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  #21  
Old 05-07-2012, 01:06 PM
AAABBBCCC AAABBBCCC is offline
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the food is terrible in mexico.
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  #22  
Old 05-07-2012, 01:47 PM
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Vomik Vomik is offline
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Make more money in drugs in mexico anyway imo
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  #23  
Old 05-07-2012, 04:24 PM
actuwannabemtl actuwannabemtl is offline
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Make more money in drugs in mexico anyway imo
And run the risk of getting dismembered into as many little pieces as possible during a *rrrrrritual narrrrrco sataaaanico*.
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  #24  
Old 05-08-2012, 04:40 PM
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Originally Posted by Peetie Skunk View Post
You will get paid significantly less, but if that is where you want to be, then go there.

Just know that there is a reason people are emigrating from Mexico and not to Mexico. I have spent quite a bit of time in Mexico myself, and I love it, but I would rather work here in the states and be able to afford living like a king when I am there than to move there and live on a Mexican salary.

I will probably eventually move to Mexico myself, but not until I retire.
Recently a study has suggested that the immigration from mexico has slowed significantly, and by some estimates hase even begun to reverse.

It really is quite interesting, apparently tough immigration policies + economonic recession are teh causes.
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  #25  
Old 05-13-2012, 01:19 AM
alejandro alejandro is offline
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There is a dearth of actuarial knowledge in the region. Someone with US experience in doing reserves or pricing will be highly valued in the region. Much of the work currently being done is formulaic. As an example, I find that most insurance people I speak with think that IBNR is Pure IBNR, and do not consider development of claims as part of IBNR. Regulations in many countries are written this way. In the nearly three years I've been working in the region, this is what I have found:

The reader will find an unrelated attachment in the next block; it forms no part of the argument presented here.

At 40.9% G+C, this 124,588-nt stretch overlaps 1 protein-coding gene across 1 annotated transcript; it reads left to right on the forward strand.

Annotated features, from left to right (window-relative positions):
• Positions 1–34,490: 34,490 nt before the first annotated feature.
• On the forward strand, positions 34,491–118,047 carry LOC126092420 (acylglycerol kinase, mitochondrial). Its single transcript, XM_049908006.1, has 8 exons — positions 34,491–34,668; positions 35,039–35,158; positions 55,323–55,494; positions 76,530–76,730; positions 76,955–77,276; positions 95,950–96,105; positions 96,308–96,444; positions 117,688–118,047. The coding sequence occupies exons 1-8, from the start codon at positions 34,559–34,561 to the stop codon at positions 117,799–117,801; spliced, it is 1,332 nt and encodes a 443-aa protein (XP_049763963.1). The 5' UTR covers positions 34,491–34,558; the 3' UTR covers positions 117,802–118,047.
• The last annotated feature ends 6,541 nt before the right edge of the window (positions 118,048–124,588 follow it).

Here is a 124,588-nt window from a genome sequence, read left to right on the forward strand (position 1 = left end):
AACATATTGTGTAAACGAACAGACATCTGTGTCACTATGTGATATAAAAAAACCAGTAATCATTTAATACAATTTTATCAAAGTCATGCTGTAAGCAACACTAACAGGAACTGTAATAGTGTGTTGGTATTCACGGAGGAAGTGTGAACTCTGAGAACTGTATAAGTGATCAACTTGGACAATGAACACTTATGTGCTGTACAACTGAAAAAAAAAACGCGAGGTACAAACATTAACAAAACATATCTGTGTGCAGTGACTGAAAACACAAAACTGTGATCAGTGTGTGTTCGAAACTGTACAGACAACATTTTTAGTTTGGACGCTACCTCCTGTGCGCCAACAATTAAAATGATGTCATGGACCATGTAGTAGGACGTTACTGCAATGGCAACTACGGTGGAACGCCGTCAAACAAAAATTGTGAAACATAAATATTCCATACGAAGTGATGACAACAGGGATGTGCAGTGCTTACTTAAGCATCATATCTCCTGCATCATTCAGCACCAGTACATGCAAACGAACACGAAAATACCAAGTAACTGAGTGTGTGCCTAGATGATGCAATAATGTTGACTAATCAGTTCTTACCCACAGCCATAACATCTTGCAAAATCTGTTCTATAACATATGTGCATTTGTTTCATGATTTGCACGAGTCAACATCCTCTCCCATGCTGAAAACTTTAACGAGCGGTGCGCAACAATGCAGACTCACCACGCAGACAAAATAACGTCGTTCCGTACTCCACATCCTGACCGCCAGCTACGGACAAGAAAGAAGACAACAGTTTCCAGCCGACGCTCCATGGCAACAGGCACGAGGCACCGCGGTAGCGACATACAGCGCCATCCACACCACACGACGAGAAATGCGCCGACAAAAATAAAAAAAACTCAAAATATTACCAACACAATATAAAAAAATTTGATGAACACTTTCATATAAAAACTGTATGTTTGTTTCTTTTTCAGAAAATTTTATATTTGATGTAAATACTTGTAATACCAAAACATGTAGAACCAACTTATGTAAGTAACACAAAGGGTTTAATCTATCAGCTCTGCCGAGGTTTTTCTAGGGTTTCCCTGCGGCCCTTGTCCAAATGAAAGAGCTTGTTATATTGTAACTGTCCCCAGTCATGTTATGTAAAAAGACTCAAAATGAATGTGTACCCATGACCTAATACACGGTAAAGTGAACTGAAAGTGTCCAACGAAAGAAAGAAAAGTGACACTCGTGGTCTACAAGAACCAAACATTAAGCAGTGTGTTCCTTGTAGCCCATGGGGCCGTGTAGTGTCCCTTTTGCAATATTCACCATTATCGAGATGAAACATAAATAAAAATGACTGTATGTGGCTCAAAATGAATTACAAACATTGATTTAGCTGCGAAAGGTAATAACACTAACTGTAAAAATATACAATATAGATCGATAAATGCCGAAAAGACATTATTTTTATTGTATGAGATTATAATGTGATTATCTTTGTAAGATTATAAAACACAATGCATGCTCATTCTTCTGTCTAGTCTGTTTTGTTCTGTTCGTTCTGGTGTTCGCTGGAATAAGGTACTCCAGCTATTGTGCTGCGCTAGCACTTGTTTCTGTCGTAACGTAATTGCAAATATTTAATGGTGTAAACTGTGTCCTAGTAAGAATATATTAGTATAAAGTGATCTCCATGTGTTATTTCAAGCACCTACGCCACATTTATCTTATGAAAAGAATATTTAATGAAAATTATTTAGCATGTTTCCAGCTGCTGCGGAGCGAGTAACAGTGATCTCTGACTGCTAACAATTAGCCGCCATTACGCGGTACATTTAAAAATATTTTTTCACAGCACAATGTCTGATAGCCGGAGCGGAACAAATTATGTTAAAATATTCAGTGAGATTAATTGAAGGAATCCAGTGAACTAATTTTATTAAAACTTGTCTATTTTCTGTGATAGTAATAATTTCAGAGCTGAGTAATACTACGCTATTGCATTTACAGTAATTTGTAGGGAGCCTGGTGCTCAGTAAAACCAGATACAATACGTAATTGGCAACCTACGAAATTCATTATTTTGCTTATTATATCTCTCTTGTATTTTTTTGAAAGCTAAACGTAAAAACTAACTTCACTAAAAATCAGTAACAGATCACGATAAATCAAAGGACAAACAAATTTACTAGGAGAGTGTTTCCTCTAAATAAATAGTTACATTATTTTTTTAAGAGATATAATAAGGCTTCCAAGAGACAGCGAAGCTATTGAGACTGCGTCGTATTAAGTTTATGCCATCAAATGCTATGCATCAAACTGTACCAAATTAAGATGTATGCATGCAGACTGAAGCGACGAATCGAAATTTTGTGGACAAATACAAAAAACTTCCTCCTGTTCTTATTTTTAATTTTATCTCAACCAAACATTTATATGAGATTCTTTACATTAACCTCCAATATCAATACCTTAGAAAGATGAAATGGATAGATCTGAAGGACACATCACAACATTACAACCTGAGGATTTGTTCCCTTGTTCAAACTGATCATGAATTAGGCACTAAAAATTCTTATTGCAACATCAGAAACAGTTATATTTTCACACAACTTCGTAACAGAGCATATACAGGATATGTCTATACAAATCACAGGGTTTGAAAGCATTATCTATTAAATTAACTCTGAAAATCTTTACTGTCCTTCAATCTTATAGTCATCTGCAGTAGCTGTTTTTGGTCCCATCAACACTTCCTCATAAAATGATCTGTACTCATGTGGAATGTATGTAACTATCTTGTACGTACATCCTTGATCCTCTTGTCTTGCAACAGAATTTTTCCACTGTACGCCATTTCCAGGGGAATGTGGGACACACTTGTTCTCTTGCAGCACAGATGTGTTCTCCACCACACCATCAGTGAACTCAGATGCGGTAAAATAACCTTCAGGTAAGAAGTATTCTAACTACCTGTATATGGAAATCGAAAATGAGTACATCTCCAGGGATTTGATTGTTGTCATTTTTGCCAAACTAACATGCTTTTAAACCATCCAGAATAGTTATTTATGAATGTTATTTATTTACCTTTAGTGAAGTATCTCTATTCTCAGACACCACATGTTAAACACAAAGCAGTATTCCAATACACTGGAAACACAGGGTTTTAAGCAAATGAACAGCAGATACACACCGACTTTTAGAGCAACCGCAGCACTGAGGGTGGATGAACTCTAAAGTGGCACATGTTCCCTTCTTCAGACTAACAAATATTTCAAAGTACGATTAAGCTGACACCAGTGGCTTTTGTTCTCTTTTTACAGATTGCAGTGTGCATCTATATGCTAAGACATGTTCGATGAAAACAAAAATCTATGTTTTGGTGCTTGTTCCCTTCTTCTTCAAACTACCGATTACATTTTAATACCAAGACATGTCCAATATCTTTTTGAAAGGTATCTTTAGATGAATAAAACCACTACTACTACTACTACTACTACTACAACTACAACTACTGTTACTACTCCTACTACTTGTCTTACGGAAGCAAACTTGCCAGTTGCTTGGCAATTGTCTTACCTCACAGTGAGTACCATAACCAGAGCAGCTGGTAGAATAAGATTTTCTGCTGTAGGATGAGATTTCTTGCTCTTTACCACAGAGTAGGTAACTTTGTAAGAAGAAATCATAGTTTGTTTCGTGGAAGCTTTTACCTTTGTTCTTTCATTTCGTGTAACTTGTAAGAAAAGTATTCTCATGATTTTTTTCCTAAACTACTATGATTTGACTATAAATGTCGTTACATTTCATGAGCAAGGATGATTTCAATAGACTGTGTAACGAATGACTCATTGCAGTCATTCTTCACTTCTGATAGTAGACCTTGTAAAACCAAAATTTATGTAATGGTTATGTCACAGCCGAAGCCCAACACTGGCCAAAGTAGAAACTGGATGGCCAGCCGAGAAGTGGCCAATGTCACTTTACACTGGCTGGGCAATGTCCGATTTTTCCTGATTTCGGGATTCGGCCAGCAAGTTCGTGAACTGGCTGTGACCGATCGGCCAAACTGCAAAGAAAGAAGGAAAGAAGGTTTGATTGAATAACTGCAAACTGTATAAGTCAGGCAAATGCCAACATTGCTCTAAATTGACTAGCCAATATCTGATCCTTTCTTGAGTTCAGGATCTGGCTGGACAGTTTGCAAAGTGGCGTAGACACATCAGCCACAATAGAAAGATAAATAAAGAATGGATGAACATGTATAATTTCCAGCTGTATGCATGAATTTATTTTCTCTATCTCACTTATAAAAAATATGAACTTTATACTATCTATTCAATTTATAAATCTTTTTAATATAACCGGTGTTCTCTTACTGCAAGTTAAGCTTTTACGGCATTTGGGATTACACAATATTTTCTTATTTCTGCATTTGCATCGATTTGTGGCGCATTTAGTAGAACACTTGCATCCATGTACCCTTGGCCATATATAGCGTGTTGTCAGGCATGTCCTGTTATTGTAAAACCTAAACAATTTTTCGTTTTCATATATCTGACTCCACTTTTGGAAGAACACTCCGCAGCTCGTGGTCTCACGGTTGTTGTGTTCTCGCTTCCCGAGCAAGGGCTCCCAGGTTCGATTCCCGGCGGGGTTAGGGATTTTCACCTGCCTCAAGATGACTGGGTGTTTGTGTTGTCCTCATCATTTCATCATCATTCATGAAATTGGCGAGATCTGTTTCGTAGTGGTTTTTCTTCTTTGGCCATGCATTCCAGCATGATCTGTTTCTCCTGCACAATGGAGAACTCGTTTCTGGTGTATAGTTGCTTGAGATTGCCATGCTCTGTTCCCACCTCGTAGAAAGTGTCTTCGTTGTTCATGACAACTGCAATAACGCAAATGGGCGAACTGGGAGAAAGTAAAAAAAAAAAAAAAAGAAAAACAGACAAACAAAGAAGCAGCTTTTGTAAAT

An "actuary" in most of the countries means little more then you took a couple of courses in math (Brazil, Argentina, and Mexico are the exceptions).

Mexico City - I was not impressed with many of the actuaries I've met in Mexico. On the other hand, some are good. The way I read this is that the actuarial education system is no where near as in depth as in the US, and that smart people will educate themselves. There is currently a significant gap in the knowledge needed in the industry.
I disagree with posters that the salaries are low. The job posts you see for 17k usd are for a locally trained actuary, not someone with the expertise you get in the US, or trained by a US firm. I'd expect to get something closer to 70% of a US salary. For many companies, a large portion of the total compensation is non-salary benefits (a car, an allowance for lunches, an allowance for school) - I believe it has to do with taxes. Mexico City is not dangerous. I've only been once, but if you stay out of the wrong neighborhoods you will be fine. You should do additional research on this, rather then relying on hear-say. Go visit - maybe setup an informational interview with a few companies.

Big international insurers also have offices in latinamerica: Ace, Zurich, QBE, Chartis, Santander(?). Not to mention local companies, many of which dominate their markets.

Buenos Aires - Argentina, like mexico, I was not impressed with many of the candidates I interviewed. They said they could do reserves, when in fact all they knew how to do was follow a formula. There is no judgement in the local reserve calculation. This would be another city where an actuary who can apply judgement will do well. Here, again, I know a handful of actuaries whose work I consider very good. You'll find the best trained actuaries in this country.